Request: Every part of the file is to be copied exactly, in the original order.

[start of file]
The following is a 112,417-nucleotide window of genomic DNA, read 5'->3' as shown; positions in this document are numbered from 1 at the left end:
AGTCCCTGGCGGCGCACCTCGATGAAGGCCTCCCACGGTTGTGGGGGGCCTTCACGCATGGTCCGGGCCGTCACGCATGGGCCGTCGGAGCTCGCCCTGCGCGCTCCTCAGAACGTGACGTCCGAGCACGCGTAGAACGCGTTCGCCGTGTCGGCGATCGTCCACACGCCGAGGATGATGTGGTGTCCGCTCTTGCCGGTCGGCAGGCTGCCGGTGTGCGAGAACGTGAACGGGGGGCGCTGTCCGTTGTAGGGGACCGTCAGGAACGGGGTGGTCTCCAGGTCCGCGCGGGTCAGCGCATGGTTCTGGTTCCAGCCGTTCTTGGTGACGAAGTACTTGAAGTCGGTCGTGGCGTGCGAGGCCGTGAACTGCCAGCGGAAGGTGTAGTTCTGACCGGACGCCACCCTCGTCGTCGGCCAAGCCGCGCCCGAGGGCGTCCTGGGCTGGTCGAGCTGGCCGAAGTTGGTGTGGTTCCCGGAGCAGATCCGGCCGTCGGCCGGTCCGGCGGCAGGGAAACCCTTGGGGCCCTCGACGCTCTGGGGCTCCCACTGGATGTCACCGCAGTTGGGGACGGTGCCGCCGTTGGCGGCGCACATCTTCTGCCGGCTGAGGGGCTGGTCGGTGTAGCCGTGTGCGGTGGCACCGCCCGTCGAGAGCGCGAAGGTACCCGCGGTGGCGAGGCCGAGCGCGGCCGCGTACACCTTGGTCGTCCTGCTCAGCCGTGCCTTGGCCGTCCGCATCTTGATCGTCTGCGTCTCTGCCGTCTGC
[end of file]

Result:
The following is a 112,417-nucleotide window of genomic DNA, read 5'->3' as shown; positions in this document are numbered from 1 at the left end:
AGTCCCTGGCGGCGCACCTCGATGAAGGCCTCCCACGGTTGTGGGGGGCCTTCACGCATGGTCCGGGCCGTCACGCATGGGCCGTCGGAGCTCGCCCTGCGCGCTCCTCAGAACGTGACGTCCGAGCACGCGTAGAACGCGTTCGCCGTGTCGGCGATCGTCCACACGCCGAGGATGATGTGGTGTCCGCTCTTGCCGGTCGGCAGGCTGCCGGTGTGCGAGAACGTGAACGGGGGGCGCTGTCCGTTGTAGGGGACCGTCAGGAACGGGGTGGTCTCCAGGTCCGCGCGGGTCAGCGCATGGTTCTGGTTCCAGCCGTTCTTGGTGACGAAGTACTTGAAGTCGGTCGTGGCGTGCGAGGCCGTGAACTGCCAGCGGAAGGTGTAGTTCTGACCGGACGCCACCCTCGTCGTCGGCCAAGCCGCGCCCGAGGGCGTCCTGGGCTGGTCGAGCTGGCCGAAGTTGGTGTGGTTCCCGGAGCAGATCCGGCCGTCGGCCGGTCCGGCGGCAGGGAAACCCTTGGGGCCCTCGACGCTCTGGGGCTCCCACTGGATGTCACCGCAGTTGGGGACGGTGCCGCCGTTGGCGGCGCACATCTTCTGCCGGCTGAGGGGCTGGTCGGTGTAGCCGTGTGCGGTGGCACCGCCCGTCGAGAGCGCGAAGGTACCCGCGGTGGCGAGGCCGAGCGCGGCCGCGTACACCTTGGTCGTCCTGCTCAGCCGTGCCTTGGCCGTCCGCATCTTGATCGTCTGCGTCTCTGCCGTCTGC